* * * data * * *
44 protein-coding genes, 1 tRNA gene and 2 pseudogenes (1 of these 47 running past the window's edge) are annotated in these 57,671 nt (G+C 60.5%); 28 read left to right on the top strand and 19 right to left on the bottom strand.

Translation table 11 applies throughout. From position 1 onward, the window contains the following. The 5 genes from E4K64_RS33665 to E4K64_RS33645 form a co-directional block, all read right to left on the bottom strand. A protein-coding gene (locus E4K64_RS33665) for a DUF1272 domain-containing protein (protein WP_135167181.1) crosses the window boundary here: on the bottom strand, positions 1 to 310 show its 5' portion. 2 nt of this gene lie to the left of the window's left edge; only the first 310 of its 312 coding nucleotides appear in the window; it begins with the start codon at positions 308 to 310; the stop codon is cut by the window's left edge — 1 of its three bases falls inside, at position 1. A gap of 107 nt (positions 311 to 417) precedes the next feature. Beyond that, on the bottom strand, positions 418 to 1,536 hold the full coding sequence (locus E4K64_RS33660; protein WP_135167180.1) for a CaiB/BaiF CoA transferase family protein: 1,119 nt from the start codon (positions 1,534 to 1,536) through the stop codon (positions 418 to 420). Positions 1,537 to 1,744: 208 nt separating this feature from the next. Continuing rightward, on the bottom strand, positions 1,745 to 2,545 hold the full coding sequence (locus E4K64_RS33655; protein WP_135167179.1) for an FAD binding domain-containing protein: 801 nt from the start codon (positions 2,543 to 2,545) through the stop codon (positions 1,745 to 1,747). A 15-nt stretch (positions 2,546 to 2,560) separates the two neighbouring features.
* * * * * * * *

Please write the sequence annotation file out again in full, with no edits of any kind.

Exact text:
44 protein-coding genes, 1 tRNA gene and 2 pseudogenes (1 of these 47 running past the window's edge) are annotated in these 57,671 nt (G+C 60.5%); 28 read left to right on the top strand and 19 right to left on the bottom strand.

Translation table 11 applies throughout. From position 1 onward, the window contains the following. The 5 genes from E4K64_RS33665 to E4K64_RS33645 form a co-directional block, all read right to left on the bottom strand. A protein-coding gene (locus E4K64_RS33665) for a DUF1272 domain-containing protein (protein WP_135167181.1) crosses the window boundary here: on the bottom strand, positions 1 to 310 show its 5' portion. 2 nt of this gene lie to the left of the window's left edge; only the first 310 of its 312 coding nucleotides appear in the window; it begins with the start codon at positions 308 to 310; the stop codon is cut by the window's left edge — 1 of its three bases falls inside, at position 1. A gap of 107 nt (positions 311 to 417) precedes the next feature. Beyond that, on the bottom strand, positions 418 to 1,536 hold the full coding sequence (locus E4K64_RS33660; protein WP_135167180.1) for a CaiB/BaiF CoA transferase family protein: 1,119 nt from the start codon (positions 1,534 to 1,536) through the stop codon (positions 418 to 420). Positions 1,537 to 1,744: 208 nt separating this feature from the next. Continuing rightward, on the bottom strand, positions 1,745 to 2,545 hold the full coding sequence (locus E4K64_RS33655; protein WP_135167179.1) for an FAD binding domain-containing protein: 801 nt from the start codon (positions 2,543 to 2,545) through the stop codon (positions 1,745 to 1,747). A 15-nt stretch (positions 2,546 to 2,560) separates the two neighbouring features.